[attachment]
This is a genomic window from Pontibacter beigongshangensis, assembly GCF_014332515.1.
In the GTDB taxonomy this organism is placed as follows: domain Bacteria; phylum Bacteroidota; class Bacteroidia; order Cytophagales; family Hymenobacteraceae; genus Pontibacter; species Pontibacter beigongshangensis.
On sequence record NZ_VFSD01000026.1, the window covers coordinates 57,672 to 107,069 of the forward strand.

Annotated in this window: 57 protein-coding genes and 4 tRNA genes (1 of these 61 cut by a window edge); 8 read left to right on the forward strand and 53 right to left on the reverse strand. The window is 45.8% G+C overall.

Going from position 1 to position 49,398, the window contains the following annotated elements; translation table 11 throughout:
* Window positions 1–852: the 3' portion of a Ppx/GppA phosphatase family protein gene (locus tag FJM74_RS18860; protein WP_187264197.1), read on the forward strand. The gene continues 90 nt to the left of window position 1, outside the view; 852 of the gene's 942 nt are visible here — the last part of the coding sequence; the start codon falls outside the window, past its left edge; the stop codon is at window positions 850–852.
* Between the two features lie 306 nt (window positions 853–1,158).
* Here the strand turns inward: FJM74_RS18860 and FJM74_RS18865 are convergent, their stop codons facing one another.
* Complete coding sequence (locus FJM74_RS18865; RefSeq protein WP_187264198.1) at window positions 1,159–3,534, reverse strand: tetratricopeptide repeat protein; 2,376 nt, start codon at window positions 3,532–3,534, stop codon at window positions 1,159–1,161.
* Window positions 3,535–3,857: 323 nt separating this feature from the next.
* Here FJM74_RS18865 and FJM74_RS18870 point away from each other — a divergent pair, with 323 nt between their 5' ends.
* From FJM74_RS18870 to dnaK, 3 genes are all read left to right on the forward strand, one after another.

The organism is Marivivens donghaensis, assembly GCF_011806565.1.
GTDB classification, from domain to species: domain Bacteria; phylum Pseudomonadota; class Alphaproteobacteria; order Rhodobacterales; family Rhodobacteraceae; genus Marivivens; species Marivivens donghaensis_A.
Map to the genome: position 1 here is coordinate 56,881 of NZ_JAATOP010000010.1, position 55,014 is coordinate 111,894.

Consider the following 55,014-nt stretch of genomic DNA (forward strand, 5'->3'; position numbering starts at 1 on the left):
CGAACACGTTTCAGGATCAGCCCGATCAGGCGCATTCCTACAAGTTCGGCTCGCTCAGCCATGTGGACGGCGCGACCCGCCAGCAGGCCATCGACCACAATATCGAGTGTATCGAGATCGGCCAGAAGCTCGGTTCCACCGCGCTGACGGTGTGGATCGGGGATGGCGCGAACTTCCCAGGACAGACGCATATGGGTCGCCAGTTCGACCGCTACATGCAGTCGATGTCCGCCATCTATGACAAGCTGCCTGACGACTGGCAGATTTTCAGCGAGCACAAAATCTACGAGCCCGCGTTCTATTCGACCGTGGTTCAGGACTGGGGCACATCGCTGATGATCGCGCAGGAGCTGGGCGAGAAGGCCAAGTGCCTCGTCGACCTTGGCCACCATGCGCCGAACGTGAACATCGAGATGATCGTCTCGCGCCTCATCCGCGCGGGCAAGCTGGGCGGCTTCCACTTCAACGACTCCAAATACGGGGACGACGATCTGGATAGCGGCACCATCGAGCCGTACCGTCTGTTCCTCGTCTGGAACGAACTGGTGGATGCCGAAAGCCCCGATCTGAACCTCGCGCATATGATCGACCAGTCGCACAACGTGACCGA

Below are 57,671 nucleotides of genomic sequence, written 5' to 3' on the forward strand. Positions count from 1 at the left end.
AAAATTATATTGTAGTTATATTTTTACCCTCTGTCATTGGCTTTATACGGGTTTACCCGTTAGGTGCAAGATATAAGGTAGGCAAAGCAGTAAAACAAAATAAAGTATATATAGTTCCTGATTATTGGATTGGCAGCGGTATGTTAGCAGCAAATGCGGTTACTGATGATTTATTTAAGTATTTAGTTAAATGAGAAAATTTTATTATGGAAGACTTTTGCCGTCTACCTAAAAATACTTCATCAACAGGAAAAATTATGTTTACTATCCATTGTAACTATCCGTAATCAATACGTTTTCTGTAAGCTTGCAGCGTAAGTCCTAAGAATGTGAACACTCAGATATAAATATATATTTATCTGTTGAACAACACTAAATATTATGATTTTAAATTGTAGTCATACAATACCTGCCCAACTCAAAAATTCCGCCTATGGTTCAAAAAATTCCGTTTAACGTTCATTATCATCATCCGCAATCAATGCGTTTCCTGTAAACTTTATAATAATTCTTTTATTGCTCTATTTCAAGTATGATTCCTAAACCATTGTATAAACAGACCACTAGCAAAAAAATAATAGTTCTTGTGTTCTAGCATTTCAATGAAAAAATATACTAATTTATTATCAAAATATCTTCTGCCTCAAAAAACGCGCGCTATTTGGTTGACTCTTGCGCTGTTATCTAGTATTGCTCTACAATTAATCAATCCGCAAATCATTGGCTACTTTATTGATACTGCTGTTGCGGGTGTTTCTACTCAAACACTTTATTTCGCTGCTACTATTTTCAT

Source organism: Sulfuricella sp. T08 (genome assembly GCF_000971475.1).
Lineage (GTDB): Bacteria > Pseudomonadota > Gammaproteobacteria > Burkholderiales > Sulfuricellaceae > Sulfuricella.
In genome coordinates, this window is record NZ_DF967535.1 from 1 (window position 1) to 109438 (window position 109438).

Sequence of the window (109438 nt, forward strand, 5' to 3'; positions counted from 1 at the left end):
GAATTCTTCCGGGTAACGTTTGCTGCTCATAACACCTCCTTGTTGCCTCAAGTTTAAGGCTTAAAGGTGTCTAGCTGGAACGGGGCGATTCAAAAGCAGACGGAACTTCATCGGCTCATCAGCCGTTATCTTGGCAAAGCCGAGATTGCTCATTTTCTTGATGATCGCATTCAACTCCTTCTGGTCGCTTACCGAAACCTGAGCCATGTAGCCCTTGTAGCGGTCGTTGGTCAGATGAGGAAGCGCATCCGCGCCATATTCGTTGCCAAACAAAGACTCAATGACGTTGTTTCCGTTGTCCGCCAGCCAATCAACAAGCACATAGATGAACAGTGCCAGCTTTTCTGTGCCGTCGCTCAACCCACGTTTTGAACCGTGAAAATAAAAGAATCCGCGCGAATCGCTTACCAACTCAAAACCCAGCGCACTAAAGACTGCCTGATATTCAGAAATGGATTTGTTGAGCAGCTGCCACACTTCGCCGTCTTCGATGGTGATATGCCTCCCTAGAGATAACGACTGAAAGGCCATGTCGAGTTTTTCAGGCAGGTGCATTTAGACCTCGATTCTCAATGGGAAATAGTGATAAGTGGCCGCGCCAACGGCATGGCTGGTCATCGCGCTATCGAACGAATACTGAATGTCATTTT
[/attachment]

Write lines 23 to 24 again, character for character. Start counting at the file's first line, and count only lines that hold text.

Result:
Sequence of the window (109438 nt, forward strand, 5' to 3'; positions counted from 1 at the left end):
GAATTCTTCCGGGTAACGTTTGCTGCTCATAACACCTCCTTGTTGCCTCAAGTTTAAGGCTTAAAGGTGTCTAGCTGGAACGGGGCGATTCAAAAGCAGACGGAACTTCATCGGCTCATCAGCCGTTATCTTGGCAAAGCCGAGATTGCTCATTTTCTTGATGATCGCATTCAACTCCTTCTGGTCGCTTACCGAAACCTGAGCCATGTAGCCCTTGTAGCGGTCGTTGGTCAGATGAGGAAGCGCATCCGCGCCATATTCGTTGCCAAACAAAGACTCAATGACGTTGTTTCCGTTGTCCGCCAGCCAATCAACAAGCACATAGATGAACAGTGCCAGCTTTTCTGTGCCGTCGCTCAACCCACGTTTTGAACCGTGAAAATAAAAGAATCCGCGCGAATCGCTTACCAACTCAAAACCCAGCGCACTAAAGACTGCCTGATATTCAGAAATGGATTTGTTGAGCAGCTGCCACACTTCGCCGTCTTCGATGGTGATATGCCTCCCTAGAGATAACGACTGAAAGGCCATGTCGAGTTTTTCAGGCAGGTGCATTTAGACCTCGATTCTCAATGGGAAATAGTGATAAGTGGCCGCGCCAACGGCATGGCTGGTCATCGCGCTATCGAACGAATACTGAATGTCATTTT